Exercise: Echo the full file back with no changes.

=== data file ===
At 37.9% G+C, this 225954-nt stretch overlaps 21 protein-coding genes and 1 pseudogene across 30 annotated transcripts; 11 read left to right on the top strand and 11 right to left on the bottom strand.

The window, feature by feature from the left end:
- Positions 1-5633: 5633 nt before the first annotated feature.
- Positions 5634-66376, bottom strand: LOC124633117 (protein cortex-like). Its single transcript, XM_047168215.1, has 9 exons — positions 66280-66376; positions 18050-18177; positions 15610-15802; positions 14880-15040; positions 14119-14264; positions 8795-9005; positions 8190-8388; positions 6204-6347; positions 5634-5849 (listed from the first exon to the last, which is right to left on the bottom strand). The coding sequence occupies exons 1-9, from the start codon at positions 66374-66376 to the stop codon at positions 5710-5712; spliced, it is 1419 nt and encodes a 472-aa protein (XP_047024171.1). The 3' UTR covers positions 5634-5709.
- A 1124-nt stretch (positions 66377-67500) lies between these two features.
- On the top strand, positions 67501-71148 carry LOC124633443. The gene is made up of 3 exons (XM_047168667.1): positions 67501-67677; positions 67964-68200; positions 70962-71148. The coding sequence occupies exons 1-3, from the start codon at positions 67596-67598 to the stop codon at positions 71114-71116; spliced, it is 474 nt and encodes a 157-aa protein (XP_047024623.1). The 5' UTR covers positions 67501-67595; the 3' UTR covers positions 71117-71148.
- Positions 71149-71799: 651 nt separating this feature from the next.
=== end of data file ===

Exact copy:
At 37.9% G+C, this 225954-nt stretch overlaps 21 protein-coding genes and 1 pseudogene across 30 annotated transcripts; 11 read left to right on the top strand and 11 right to left on the bottom strand.

The window, feature by feature from the left end:
- Positions 1-5633: 5633 nt before the first annotated feature.
- Positions 5634-66376, bottom strand: LOC124633117 (protein cortex-like). Its single transcript, XM_047168215.1, has 9 exons — positions 66280-66376; positions 18050-18177; positions 15610-15802; positions 14880-15040; positions 14119-14264; positions 8795-9005; positions 8190-8388; positions 6204-6347; positions 5634-5849 (listed from the first exon to the last, which is right to left on the bottom strand). The coding sequence occupies exons 1-9, from the start codon at positions 66374-66376 to the stop codon at positions 5710-5712; spliced, it is 1419 nt and encodes a 472-aa protein (XP_047024171.1). The 3' UTR covers positions 5634-5709.
- A 1124-nt stretch (positions 66377-67500) lies between these two features.
- On the top strand, positions 67501-71148 carry LOC124633443. The gene is made up of 3 exons (XM_047168667.1): positions 67501-67677; positions 67964-68200; positions 70962-71148. The coding sequence occupies exons 1-3, from the start codon at positions 67596-67598 to the stop codon at positions 71114-71116; spliced, it is 474 nt and encodes a 157-aa protein (XP_047024623.1). The 5' UTR covers positions 67501-67595; the 3' UTR covers positions 71117-71148.
- Positions 71149-71799: 651 nt separating this feature from the next.